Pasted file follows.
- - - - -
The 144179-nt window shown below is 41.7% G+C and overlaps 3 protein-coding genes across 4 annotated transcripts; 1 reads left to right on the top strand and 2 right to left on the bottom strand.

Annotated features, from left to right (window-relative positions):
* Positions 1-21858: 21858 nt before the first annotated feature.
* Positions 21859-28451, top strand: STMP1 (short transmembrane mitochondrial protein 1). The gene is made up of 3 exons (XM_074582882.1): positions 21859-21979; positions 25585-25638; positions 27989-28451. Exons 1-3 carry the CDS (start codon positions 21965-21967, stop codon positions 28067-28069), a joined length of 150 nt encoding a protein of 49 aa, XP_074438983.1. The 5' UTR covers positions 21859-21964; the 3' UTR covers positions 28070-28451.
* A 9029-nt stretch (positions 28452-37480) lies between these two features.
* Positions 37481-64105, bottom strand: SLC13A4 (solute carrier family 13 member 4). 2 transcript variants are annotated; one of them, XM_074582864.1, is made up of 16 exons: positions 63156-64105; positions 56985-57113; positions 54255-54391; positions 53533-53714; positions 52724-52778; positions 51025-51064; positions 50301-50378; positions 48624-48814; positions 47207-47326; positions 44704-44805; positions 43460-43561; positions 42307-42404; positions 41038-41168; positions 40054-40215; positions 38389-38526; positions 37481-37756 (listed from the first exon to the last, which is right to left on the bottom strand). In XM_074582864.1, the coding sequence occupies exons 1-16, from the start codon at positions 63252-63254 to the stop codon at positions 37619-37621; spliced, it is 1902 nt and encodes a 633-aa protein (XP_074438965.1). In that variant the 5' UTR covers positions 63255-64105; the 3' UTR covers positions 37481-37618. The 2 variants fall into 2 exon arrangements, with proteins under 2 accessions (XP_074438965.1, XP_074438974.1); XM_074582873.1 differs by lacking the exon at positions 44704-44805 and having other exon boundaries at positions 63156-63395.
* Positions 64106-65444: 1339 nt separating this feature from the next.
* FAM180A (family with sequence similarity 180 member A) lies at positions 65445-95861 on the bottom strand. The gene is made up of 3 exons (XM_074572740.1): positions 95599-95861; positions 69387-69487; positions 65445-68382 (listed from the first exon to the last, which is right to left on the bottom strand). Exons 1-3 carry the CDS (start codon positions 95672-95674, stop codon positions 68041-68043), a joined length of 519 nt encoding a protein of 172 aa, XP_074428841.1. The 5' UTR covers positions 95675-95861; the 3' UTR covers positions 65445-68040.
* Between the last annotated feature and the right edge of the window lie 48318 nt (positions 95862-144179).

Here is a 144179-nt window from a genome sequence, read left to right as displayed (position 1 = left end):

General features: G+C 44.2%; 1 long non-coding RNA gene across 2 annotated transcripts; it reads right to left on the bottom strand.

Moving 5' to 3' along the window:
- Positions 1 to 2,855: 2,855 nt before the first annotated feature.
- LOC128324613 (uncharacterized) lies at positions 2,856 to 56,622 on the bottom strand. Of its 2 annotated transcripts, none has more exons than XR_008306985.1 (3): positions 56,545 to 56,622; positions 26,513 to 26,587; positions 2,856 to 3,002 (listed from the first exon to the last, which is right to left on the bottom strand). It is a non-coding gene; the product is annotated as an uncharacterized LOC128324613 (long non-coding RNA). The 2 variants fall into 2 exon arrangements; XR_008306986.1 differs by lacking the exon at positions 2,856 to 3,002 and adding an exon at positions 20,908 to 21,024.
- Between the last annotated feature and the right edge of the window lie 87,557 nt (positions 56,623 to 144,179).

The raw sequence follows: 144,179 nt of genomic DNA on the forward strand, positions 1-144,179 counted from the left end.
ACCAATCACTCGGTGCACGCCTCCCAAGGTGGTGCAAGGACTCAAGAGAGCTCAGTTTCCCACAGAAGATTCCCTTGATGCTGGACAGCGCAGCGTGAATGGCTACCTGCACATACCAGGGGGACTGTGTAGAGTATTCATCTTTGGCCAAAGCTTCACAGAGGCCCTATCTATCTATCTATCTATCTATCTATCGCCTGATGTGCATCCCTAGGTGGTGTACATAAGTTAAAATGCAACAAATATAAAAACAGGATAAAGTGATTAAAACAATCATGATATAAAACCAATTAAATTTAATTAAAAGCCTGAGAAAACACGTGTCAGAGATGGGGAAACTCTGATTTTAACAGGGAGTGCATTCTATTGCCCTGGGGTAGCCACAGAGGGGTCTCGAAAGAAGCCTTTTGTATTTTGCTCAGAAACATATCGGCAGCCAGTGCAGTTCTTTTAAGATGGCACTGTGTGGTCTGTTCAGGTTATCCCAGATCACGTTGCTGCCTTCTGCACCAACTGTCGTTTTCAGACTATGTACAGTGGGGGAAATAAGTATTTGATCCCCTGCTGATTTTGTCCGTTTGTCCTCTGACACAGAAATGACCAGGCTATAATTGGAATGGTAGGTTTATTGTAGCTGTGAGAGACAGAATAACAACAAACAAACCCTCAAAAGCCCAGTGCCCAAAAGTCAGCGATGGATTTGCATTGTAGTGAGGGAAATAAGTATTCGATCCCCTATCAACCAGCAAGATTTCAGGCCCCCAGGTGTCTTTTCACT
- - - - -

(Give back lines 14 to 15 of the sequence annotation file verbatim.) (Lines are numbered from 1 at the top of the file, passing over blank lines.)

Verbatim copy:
- LOC128324613 (uncharacterized) lies at positions 2,856 to 56,622 on the bottom strand. Of its 2 annotated transcripts, none has more exons than XR_008306985.1 (3): positions 56,545 to 56,622; positions 26,513 to 26,587; positions 2,856 to 3,002 (listed from the first exon to the last, which is right to left on the bottom strand). It is a non-coding gene; the product is annotated as an uncharacterized LOC128324613 (long non-coding RNA). The 2 variants fall into 2 exon arrangements; XR_008306986.1 differs by lacking the exon at positions 2,856 to 3,002 and adding an exon at positions 20,908 to 21,024.
- Between the last annotated feature and the right edge of the window lie 87,557 nt (positions 56,623 to 144,179).